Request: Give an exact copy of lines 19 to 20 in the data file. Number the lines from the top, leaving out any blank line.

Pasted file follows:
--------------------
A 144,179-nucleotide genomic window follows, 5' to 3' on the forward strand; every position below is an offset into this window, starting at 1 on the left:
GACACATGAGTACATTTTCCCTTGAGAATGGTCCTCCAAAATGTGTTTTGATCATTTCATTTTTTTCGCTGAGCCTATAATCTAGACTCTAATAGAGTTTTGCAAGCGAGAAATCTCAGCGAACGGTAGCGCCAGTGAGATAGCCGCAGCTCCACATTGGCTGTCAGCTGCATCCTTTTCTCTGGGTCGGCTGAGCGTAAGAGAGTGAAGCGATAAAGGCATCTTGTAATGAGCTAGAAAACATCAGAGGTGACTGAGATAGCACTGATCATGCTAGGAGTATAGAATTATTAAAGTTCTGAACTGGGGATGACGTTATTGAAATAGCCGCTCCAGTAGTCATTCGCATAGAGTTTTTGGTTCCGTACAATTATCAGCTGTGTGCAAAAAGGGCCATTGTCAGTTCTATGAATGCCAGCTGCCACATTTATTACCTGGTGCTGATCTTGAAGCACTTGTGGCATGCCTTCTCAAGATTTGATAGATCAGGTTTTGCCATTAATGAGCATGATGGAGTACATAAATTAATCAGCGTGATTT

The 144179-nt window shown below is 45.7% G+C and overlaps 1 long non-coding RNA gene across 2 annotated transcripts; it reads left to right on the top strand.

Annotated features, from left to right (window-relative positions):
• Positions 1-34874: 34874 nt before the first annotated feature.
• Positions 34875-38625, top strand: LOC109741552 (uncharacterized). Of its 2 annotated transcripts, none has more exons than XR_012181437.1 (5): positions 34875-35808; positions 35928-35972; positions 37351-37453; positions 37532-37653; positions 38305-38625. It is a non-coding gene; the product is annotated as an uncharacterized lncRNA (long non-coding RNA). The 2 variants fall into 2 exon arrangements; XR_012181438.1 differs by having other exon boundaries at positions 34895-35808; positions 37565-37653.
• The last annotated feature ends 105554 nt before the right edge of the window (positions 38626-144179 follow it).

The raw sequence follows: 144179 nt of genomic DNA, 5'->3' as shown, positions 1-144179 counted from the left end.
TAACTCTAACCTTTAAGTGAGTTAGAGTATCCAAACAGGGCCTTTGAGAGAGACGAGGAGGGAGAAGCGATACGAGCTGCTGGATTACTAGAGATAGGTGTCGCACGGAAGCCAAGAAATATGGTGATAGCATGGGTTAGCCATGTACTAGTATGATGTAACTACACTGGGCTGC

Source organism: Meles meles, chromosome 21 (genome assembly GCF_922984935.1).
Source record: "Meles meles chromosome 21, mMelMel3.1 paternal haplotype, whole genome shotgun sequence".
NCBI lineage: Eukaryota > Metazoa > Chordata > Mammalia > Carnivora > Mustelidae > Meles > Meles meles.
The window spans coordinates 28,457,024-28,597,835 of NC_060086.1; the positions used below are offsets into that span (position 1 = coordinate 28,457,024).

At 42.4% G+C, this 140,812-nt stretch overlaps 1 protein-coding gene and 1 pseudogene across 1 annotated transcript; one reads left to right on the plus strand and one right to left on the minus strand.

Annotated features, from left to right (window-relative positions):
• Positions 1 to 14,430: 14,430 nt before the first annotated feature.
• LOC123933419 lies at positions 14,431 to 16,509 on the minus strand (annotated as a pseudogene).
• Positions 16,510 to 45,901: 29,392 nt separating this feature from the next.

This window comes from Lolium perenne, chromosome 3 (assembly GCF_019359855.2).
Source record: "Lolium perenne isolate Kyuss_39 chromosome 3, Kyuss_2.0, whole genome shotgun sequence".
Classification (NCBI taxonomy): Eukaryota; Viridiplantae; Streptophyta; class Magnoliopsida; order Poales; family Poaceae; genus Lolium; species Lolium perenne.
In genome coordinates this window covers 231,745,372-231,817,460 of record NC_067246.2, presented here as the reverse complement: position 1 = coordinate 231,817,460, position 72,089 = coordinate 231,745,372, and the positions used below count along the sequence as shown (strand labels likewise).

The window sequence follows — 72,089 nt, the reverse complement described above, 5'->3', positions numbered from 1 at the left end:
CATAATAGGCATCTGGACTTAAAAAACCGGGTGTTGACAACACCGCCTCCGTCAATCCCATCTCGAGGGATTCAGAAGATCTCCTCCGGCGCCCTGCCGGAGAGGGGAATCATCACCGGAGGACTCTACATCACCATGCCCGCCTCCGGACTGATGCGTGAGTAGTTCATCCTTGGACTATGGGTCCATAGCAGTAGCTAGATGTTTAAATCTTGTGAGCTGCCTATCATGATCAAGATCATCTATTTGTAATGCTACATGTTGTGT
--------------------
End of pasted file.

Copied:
This window comes from Lolium perenne, chromosome 3 (assembly GCF_019359855.2).
Source record: "Lolium perenne isolate Kyuss_39 chromosome 3, Kyuss_2.0, whole genome shotgun sequence".